By Dave Bahde
For most of my 20+ years working in law enforcement and the firearms industry, being the supplier of our military’s rifles meant something. From my earliest days working the counter at Custom Arms, to the first rifles ordered for my department, there was and remains a demand for civilian versions of genuine military AR-15 rifles.
Securing contracts to provide these rifles is no easy task, with endless testing in every conceivable condition in which a human can survive and fight. Typically simple to operate, they have been proven reliable with a predictable service life. For police agencies money is tight, so why gamble: if it works for our soldiers, sailors and marines, it will work for us. Early in my police career, AR-15s from military suppliers were the only rifles our department would consider. Law enforcement agencies could get the very same rifle used by the military, absent only the selective fire capability. Every part met the military specification for strength, compatibility and longevity. Barrel bores and chambers were chromed for reliability, ease of cleaning and years of use. Accuracy was acceptable, but above all they worked and did not break the bank.
As demand increased it became very difficult to get these rifles, with wait times measured in months, sometimes in years. Prices started to rise, especially in the civilian market. In order to meet demand and keep prices low, some manufacturers began to abandon many of the military specified features. Internal parts were no longer particle tested for strength and durability. Barrels were no longer chrome lined, and overall fit and finish diminished. Many police departments noted and commented on the significant differences in quality.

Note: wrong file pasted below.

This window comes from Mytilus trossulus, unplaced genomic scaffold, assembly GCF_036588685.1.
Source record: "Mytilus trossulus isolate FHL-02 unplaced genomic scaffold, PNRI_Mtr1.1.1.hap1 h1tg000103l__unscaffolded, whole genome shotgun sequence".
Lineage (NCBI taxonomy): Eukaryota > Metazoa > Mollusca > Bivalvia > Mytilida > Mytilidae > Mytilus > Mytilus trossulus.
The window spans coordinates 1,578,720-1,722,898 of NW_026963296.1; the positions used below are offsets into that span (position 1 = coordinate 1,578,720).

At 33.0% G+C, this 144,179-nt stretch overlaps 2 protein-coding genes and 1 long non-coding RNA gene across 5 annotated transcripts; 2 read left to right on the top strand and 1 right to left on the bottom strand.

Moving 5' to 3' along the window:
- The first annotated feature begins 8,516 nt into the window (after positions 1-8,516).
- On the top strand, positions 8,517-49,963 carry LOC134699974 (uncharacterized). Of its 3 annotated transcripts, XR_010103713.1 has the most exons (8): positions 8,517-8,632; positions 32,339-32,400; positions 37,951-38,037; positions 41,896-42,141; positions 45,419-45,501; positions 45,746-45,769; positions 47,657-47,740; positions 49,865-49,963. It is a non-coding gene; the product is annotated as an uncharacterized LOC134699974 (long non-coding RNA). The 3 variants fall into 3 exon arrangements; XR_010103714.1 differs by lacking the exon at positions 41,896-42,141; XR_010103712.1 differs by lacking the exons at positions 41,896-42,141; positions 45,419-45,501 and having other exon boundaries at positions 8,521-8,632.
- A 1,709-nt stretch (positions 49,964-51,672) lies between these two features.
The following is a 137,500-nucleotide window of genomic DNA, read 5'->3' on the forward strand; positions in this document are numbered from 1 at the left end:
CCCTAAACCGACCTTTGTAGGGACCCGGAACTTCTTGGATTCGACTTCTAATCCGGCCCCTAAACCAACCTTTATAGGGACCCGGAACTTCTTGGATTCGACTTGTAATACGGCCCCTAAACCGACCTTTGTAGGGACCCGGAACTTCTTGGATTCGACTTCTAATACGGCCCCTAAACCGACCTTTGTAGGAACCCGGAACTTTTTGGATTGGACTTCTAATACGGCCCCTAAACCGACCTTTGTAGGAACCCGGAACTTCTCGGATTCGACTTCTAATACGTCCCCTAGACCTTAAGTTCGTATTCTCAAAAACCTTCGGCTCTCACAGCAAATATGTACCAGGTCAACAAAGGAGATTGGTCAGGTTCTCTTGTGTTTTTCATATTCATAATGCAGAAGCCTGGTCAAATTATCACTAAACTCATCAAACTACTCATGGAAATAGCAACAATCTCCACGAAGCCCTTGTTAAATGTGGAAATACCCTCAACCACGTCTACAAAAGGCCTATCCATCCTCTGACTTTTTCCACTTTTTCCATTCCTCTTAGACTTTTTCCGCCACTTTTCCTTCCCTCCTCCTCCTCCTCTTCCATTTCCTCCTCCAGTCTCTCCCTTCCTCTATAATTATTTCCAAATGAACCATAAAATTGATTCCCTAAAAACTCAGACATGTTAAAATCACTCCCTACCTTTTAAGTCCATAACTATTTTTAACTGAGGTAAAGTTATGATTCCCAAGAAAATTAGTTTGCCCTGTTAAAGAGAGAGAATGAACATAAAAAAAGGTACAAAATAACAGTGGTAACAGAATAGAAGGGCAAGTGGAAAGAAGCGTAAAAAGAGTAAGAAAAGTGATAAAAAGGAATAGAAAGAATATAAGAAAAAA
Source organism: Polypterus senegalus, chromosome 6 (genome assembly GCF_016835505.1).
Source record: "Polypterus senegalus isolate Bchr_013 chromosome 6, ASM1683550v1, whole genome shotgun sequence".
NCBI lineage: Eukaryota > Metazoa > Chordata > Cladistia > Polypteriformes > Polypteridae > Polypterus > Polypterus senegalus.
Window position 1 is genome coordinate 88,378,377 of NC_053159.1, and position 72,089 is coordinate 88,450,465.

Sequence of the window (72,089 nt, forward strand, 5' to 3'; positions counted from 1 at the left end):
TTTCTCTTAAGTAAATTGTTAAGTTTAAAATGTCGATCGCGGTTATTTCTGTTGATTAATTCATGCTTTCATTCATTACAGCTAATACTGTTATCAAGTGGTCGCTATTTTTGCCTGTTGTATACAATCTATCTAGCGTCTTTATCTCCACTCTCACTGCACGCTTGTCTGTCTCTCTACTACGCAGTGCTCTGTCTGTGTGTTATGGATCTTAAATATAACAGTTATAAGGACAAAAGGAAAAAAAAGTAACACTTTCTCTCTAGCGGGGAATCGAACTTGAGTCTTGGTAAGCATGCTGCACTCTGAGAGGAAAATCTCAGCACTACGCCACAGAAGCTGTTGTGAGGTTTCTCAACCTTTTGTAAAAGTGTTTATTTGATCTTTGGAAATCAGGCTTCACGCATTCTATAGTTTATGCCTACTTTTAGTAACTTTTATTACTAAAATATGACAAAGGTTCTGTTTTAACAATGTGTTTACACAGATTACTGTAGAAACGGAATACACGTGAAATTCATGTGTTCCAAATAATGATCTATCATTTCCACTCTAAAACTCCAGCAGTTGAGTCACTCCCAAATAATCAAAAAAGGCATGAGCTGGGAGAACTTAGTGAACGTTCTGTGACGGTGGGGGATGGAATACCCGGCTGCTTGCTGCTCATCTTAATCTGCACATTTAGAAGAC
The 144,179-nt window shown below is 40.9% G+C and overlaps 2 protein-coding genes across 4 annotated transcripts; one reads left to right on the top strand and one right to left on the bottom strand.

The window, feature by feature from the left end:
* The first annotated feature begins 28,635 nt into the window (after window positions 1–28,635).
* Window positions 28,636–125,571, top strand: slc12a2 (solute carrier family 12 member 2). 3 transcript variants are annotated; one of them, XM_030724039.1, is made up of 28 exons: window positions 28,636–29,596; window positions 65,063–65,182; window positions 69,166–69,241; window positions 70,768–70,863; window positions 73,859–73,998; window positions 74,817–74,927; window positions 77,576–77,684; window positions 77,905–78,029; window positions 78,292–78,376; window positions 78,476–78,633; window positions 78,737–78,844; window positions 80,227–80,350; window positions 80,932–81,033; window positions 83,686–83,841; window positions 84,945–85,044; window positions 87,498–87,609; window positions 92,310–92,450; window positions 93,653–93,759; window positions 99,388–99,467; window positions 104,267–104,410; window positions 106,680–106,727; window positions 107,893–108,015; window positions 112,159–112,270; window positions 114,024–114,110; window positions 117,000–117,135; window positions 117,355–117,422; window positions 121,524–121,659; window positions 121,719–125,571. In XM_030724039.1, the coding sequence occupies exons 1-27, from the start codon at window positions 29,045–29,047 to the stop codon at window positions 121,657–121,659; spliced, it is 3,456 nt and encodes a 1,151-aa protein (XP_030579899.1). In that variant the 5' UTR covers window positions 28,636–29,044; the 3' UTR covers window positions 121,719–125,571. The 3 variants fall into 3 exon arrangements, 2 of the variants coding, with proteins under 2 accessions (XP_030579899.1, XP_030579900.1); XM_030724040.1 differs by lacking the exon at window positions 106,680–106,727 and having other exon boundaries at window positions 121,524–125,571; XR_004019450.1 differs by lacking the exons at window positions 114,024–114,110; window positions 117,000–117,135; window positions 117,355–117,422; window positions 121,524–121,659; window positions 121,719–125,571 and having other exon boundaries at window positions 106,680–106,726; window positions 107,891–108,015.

Federal bans and restrictions altered configurations, and demand for more gadgets than substance altered the AR market considerably. Hardened rifles built to simple specifications were replaced with “cost effective” weapons with substandard parts and spotty operation. Focus turned to precision rifles, specialty versions, and a huge accessory market. While that is great for the industry as a whole, there was still a need for a simple, civilian version of the rifle fielded by our military . . . and those days are back.
FN 15 Patrol Carbine
FNH USA is providing the latest version of the M4 to our armed services, and it was only a matter of time before civilian versions made it to the market. FNH USA’s FN 15 Patrol Carbine, chambered in 5.56 NATO, is the civilian version of the carbine provided to our troops, with a number of standard accessories required for a duty rifle. Constructed from high-quality forgings built to U.S. Military standards, the flat-top receiver includes the Mil-Spec detachable carry handle along with A2 sights and flashider. At the heart of the rifle is its 16 inch, M4 contour, button-broached, chrome-lined barrel rifles a twist rate of 1:7”. Built to withstand the rigors of fully automatic fire, the chromed chamber and bore remain accurate and clean easily. Feed ramps cut to M4 specifications assist with feeding in the harshest conditions. Internals are tested to meet rigorous military specifications for fit, strength and longevity. Built using the M4A1 as a guide, the FN-15 Patrol Carbine includes A2 front sights, pistol grip and 6-position collapsible buttstock. In order to facilitate tactical lights or other aiming aids, a Midwest Industries MCTAR-16G2 quad rail is installed. Adding the Samson Manufacturing FRS-A2 flip up rear sight facilitates the use of red dot or reflex sights. Sling duties are accomplished with a quiet and simple carry sling.